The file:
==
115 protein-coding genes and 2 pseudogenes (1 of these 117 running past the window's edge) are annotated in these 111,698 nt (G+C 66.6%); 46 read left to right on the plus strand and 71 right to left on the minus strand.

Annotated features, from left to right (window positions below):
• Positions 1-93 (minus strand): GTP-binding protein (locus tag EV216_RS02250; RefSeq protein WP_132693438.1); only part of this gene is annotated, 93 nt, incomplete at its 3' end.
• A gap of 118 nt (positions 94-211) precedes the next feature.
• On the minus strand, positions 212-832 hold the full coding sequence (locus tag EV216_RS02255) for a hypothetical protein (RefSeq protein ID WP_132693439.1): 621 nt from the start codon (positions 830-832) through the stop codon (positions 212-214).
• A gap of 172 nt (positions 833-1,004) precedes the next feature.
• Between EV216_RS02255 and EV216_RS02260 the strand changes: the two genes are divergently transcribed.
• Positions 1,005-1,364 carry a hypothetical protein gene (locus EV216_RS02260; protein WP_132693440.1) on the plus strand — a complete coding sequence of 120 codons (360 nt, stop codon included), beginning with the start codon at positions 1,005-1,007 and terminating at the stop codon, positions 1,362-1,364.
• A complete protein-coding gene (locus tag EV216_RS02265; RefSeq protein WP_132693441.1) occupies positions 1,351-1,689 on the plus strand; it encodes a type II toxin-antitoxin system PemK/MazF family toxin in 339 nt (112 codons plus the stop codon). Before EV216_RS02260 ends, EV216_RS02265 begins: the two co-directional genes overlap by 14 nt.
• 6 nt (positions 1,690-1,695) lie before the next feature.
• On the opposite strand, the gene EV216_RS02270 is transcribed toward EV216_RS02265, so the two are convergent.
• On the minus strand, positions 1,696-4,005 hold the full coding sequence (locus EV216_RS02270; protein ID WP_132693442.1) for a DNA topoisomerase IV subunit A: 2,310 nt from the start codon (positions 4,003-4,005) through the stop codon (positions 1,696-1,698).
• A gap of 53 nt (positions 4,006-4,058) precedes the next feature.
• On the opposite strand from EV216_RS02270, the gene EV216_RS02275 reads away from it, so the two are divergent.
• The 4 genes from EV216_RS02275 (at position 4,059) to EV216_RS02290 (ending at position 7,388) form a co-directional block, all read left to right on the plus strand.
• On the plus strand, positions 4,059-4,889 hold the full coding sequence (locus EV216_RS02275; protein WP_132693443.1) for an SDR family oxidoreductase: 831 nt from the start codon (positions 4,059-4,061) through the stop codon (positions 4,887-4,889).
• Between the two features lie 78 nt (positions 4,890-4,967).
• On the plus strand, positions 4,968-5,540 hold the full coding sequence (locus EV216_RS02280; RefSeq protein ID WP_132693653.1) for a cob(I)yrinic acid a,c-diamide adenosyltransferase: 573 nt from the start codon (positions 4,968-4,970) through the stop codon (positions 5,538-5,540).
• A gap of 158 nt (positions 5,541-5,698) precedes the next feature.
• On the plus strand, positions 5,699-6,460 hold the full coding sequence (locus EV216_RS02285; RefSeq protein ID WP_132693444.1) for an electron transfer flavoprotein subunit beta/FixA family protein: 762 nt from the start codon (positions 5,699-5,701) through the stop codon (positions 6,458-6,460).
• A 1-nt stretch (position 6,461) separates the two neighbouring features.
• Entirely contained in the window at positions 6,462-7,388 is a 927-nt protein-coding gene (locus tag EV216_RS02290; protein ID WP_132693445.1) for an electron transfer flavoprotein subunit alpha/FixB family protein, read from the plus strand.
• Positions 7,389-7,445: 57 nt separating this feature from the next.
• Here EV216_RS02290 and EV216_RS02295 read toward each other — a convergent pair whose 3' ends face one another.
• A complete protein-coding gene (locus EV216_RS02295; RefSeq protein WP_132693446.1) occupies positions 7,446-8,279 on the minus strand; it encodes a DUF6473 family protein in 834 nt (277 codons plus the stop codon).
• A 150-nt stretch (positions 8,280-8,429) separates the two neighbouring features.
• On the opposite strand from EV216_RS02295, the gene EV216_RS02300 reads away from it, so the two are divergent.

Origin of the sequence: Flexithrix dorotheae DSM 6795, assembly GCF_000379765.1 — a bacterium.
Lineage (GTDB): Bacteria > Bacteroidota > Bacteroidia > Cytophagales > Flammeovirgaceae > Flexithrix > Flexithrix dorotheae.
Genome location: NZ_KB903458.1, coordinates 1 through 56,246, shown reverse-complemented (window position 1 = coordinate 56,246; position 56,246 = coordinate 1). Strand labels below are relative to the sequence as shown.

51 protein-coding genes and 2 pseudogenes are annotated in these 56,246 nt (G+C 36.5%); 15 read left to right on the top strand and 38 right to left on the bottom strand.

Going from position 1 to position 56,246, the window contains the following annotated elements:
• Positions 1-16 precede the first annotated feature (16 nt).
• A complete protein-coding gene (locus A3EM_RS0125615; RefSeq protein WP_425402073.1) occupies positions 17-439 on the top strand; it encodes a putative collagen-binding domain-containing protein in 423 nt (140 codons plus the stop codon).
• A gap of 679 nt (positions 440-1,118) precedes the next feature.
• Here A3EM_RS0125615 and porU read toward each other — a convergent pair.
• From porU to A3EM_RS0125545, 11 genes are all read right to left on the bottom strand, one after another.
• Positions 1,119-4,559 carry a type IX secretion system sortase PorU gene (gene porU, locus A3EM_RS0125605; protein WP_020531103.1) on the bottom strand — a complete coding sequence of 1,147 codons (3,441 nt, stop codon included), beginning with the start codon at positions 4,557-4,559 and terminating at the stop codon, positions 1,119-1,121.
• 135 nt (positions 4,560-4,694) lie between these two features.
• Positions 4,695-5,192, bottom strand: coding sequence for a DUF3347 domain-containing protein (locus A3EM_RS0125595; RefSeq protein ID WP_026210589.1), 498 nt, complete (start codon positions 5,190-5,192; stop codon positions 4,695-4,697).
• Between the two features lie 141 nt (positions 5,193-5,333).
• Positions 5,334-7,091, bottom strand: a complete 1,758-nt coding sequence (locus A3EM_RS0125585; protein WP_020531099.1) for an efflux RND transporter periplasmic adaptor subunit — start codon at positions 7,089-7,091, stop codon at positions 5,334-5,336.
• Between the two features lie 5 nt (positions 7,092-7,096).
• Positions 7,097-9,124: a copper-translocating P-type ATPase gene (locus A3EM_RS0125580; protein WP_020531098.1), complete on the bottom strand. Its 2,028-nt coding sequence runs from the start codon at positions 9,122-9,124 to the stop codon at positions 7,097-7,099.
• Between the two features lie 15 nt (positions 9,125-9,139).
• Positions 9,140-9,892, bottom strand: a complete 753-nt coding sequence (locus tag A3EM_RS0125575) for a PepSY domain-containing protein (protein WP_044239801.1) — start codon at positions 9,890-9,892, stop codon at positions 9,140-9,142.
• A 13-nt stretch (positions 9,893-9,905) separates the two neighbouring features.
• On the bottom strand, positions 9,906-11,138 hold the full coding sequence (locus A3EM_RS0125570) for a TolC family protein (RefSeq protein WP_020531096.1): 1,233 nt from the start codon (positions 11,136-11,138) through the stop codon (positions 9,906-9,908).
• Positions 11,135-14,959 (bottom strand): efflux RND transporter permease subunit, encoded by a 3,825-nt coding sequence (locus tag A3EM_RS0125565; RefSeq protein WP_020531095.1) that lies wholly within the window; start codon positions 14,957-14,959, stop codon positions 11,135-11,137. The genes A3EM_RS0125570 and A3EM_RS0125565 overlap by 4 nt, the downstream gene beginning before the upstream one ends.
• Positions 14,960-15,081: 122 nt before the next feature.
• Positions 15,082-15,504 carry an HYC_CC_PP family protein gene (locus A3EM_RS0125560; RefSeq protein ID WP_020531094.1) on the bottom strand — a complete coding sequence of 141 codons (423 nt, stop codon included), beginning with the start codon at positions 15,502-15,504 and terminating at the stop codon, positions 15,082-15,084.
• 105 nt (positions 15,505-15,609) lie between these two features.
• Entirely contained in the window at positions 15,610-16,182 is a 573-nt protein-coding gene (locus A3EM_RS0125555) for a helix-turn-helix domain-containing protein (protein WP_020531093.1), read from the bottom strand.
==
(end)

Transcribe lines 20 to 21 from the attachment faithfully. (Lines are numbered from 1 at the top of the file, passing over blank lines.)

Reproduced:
• On the plus strand, positions 5,699-6,460 hold the full coding sequence (locus EV216_RS02285; RefSeq protein ID WP_132693444.1) for an electron transfer flavoprotein subunit beta/FixA family protein: 762 nt from the start codon (positions 5,699-5,701) through the stop codon (positions 6,458-6,460).
• A 1-nt stretch (position 6,461) separates the two neighbouring features.